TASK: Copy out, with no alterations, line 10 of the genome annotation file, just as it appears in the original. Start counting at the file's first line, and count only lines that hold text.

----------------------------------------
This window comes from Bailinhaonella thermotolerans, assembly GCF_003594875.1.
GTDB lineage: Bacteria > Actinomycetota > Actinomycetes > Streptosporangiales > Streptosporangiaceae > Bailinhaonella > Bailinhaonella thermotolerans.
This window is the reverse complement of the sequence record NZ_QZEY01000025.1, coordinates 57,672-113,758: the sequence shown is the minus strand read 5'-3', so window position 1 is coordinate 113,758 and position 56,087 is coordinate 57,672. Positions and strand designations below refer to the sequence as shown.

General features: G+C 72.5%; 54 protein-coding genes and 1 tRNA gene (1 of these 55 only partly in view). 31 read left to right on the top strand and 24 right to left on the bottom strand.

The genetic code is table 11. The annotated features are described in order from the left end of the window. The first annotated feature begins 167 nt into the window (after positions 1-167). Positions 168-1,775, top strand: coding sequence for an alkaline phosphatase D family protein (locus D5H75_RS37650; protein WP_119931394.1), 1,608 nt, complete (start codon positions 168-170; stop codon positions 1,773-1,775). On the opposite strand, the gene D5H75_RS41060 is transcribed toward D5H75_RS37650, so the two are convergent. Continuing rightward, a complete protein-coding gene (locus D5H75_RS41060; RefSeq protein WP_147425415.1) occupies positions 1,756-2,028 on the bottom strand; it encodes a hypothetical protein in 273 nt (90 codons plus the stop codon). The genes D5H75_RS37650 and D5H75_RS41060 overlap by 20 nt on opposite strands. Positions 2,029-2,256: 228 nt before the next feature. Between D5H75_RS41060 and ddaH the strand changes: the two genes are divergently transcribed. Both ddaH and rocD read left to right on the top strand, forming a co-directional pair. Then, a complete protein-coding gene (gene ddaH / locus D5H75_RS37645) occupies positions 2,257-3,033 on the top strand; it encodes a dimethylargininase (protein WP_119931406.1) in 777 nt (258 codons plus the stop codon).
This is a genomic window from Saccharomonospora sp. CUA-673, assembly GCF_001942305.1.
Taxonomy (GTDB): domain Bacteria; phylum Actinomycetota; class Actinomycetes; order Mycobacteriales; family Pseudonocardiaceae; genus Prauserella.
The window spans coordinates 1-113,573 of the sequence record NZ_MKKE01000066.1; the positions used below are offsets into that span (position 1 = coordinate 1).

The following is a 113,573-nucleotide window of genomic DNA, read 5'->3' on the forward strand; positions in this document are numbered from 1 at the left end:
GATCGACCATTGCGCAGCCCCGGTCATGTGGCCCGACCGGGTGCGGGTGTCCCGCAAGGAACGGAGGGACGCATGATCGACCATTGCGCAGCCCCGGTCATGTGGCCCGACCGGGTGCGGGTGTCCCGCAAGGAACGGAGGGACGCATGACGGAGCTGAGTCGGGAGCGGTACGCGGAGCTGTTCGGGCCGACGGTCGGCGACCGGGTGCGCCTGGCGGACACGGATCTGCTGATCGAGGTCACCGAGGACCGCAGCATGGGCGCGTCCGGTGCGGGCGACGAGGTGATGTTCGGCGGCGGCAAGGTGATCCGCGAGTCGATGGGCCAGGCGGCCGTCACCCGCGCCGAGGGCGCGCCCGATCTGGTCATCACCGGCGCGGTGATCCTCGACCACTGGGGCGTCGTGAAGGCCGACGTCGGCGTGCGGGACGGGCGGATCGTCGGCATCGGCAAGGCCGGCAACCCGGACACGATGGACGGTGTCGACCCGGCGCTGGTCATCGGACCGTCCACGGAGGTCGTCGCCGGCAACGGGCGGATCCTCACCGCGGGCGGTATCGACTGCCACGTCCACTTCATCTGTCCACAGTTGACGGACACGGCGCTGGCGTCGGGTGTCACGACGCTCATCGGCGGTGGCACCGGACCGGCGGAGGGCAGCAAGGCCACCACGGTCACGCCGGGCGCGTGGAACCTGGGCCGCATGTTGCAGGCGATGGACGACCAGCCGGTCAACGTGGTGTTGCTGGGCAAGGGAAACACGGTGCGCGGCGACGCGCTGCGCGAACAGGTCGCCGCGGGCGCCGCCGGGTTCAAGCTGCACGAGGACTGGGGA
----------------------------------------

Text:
GATCGACCATTGCGCAGCCCCGGTCATGTGGCCCGACCGGGTGCGGGTGTCCCGCAAGGAACGGAGGGACGCATGATCGACCATTGCGCAGCCCCGGTCATGTGGCCCGACCGGGTGCGGGTGTCCCGCAAGGAACGGAGGGACGCATGACGGAGCTGAGTCGGGAGCGGTACGCGGAGCTGTTCGGGCCGACGGTCGGCGACCGGGTGCGCCTGGCGGACACGGATCTGCTGATCGAGGTCACCGAGGACCGCAGCATGGGCGCGTCCGGTGCGGGCGACGAGGTGATGTTCGGCGGCGGCAAGGTGATCCGCGAGTCGATGGGCCAGGCGGCCGTCACCCGCGCCGAGGGCGCGCCCGATCTGGTCATCACCGGCGCGGTGATCCTCGACCACTGGGGCGTCGTGAAGGCCGACGTCGGCGTGCGGGACGGGCGGATCGTCGGCATCGGCAAGGCCGGCAACCCGGACACGATGGACGGTGTCGACCCGGCGCTGGTCATCGGACCGTCCACGGAGGTCGTCGCCGGCAACGGGCGGATCCTCACCGCGGGCGGTATCGACTGCCACGTCCACTTCATCTGTCCACAGTTGACGGACACGGCGCTGGCGTCGGGTGTCACGACGCTCATCGGCGGTGGCACCGGACCGGCGGAGGGCAGCAAGGCCACCACGGTCACGCCGGGCGCGTGGAACCTGGGCCGCATGTTGCAGGCGATGGACGACCAGCCGGTCAACGTGGTGTTGCTGGGCAAGGGAAACACGGTGCGCGGCGACGCGCTGCGCGAACAGGTCGCCGCGGGCGCCGCCGGGTTCAAGCTGCACGAGGACTGGGGA